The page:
Do Wimmer and Sandstrom agree on everything?

Wimmer and Sandstrom have voted against each other 257 times

We now have two Republican members of the state legislature planning to run against each other in the newly-created 4th Congressional district. It’s been clear for months that Carl Wimmer wanted to run there, so it wasn’t surprising when that district was drawn to include his Herriman home. The surprise came this week, when his fellow Republican legislator Stephen Sandstrom announced his intention to run against Wimmer.

Sandstrom’s candidacy has surprised many observers, mainly because Sandstrom and Wimmer are seen as friends and allies. For example, the Tribune notes that both men supported HB 479 (the enforcement-only immigration law) and both opposed HB 116 (the guest worker law). Both also supported HB 477, the controversial GRAMA revision. It’s also true that both are founding members of the legislature’s Patrick Henry Caucus. They are so similar that the race might hinge more on personality and experience than on ideology, as discussed in the Tribune’s article.

I took a look at Wimmer’s and Sandstrom’s votes in the Utah House. It turns out that there’s more ideological distance between them than we might expect.

The data

I have compiled a database of every recorded legislative vote from the 2007 through 2011 general sessions. Representatives Sandstrom and Wimmer have served in all five of these legislative sessions, so we have lots of data for comparison.

The Utah House held 3,156 votes across those five general sessions. Occasionally a legislator misses a vote for one reason or another. (I discuss legislator absenteeism here.) There were 2,659 votes where BOTH Sandstrom and Wimmer were present and voting. I’ll look only at those 2,659 votes.

The results

Of these 2,659 recorded floor votes, Wimmer and Sandstrom have voted against each other 257 times. Of these, Sandstrom voted “no” to Wimmer’s “yes” 54 times, and Wimmer voted “no” to Sandstrom’s “yes” 203 times.

That may not seem like much. After all, they still voted together 90% of the time. But consider some perspective. Most votes in the Utah House are decided by a supermajority. Of the 2,659 votes I’m looking at, 1,985 had a supermajority of at least 55 of the 75 representatives voting together. We wouldn’t usually expect to see Sandstrom and Wimmer disagree on these sorts of near-unanimous votes.

Only 417 votes over the past five years have been decided by slimmer margins. Of those 417 votes, Sandstrom and Wimmer have disagreed 97 times. That is, Wimmer and Sandstrom have disagreed on 23% of these contested votes. That’s a lot.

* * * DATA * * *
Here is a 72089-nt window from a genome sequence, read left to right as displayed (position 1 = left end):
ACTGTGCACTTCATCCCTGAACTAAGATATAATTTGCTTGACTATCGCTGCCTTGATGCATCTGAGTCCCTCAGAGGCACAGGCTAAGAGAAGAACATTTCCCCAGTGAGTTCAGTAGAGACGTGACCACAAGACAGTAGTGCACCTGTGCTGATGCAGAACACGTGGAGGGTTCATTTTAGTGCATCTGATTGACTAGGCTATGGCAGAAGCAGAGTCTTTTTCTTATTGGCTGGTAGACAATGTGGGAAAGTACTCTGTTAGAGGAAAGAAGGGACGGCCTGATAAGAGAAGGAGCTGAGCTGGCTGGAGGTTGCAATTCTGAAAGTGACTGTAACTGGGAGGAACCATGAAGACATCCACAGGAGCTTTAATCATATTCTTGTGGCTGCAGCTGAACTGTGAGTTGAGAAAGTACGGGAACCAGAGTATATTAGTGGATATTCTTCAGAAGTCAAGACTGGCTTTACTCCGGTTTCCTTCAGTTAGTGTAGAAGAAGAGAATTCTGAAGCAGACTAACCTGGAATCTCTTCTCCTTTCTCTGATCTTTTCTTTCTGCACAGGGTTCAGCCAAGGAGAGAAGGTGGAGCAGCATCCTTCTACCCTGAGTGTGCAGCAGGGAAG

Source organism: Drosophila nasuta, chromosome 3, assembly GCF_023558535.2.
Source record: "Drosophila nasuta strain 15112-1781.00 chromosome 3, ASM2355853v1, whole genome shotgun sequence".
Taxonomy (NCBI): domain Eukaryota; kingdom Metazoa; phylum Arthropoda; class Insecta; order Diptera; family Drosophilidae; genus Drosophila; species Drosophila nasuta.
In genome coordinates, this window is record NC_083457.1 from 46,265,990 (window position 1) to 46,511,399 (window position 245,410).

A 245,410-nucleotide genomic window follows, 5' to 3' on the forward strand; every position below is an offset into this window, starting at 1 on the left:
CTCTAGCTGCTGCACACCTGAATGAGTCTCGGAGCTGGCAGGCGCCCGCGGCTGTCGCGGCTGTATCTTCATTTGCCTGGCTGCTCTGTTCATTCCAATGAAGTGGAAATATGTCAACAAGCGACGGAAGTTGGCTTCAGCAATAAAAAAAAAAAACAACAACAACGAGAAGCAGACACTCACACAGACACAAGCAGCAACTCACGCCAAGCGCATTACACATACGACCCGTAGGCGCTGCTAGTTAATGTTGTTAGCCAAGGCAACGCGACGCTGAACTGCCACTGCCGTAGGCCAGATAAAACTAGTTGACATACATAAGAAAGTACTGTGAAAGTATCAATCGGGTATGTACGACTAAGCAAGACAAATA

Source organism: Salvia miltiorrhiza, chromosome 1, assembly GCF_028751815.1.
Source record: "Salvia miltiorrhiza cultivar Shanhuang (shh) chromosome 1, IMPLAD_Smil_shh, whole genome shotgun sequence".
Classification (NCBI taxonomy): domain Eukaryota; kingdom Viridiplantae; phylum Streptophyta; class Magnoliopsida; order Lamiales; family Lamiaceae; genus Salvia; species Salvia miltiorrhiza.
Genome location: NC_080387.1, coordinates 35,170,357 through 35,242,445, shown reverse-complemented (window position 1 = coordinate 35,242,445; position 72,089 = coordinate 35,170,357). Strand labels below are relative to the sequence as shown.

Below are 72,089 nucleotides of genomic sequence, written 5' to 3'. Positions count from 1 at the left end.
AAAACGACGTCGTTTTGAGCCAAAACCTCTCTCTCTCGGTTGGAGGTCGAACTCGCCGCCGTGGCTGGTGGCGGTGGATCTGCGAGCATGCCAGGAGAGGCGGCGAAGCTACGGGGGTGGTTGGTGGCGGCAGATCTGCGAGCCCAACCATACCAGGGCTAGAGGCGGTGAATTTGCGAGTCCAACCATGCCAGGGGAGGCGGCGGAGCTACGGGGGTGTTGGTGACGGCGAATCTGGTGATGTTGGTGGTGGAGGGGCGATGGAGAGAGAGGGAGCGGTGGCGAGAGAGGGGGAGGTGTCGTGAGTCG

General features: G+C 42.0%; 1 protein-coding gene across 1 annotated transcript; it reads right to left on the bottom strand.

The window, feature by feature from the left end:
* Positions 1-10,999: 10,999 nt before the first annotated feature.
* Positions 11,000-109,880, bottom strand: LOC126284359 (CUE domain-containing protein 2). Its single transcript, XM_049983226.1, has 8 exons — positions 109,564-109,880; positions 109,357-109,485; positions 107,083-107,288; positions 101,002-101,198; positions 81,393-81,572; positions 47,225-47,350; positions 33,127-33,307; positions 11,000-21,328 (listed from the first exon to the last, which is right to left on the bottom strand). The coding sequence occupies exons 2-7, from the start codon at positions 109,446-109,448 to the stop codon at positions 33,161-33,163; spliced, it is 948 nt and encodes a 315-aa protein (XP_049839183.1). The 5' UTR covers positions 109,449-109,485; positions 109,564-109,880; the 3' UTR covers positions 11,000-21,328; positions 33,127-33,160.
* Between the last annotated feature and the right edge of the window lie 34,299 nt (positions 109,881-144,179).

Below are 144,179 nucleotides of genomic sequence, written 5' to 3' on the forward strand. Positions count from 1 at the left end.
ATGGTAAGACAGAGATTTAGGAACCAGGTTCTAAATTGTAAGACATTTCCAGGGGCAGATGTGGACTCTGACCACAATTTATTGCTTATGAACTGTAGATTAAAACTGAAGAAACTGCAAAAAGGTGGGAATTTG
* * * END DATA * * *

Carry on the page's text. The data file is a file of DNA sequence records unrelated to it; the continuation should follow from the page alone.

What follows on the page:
What’s more, there were even more disagreements in the 2011 session than in past years. The table below shows all 2,659 votes over the past five years where both Sandstrom and Wimmer were present. In 2011, they disagreed 15.5% of the time, almost double their usual rate of disagreement. This disagreement came despite their agreement on some of the most controversial bills (immigration and GRAMA).

2007 2008 2009 2010 2011
total # votes 499 552 565 527 516
# disagree 34 54 45 44 80
% disagree 6.8% 9.8% 8.0% 8.3% 15.5%

Further evidence: Ideology scores

Last May, I calculated ideology scores for every Utah legislator using the same 2007-2011 voting records. Both men are consistently more conservative than the average legislative Republican. Let me reiterate: There’s no question that both men are conservative Republicans, even by Utah standards.

But my ideology scores showed some daylight between them. Wimmer’s score is consistently extreme, placing him far to the right of most Utah Republicans, whereas Sandstrom’s puts him to the right of average, but still within the mainstream. (The raw scores are here.)

I’ve put the ideology scores for the 2011 General Session of the Utah House in the figure below. Scores range from -100 to +100. Each legislator’s score is indicated by a D for Democrats, R for Republicans. For example, 4 Democrats had a score between -100 and -90, hence the 4 Ds in the first row. Sandstrom is the S; Wimmer is the W. Both men are right of average, but Wimmer’s score is extremely to the right of average.

Sandstrom's ideology score is right of center, but not as extreme as Wimmer's

Ideology scores for the 2011 Utah House

The disagreements

I’ve got a spreadsheet showing every vote since 2007 where Wimmer and Sandstrom have disagreed. I haven’t looked through it closely, since I don’t get paid for writing these posts. I’m happy to make the complete list available to anybody who contacts me. Just a few random examples from 2011:

  • Sandstrom voted for HB204 (“protection of athletes with head injuries”), Wimmer did not.
  • Sandstrom voted for HB15 (“Controlled Substance Database – Licensing Amendments”), Wimmer did not.
  • Sandstrom voted for HB223 (“Innkeeper’s Rights Act Modifications”), Wimmer did not.
  • Wimmer voted for HB 221S1 (“Classic car inspections”), Sandstrom did not.
  • Wimmer voted for HB301 (“School district property tax revisions”), Sandstrom did not.

That list just comes from randomly choosing rows in my spreadsheet to look at. I’m sure there would be more interesting disagreements if I looked more closely.

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About Adam Brown

Adam Brown is an associate professor of political science at Brigham Young University and a research fellow with the Center for the Study of Elections and Democracy. You can learn more about him at his website.
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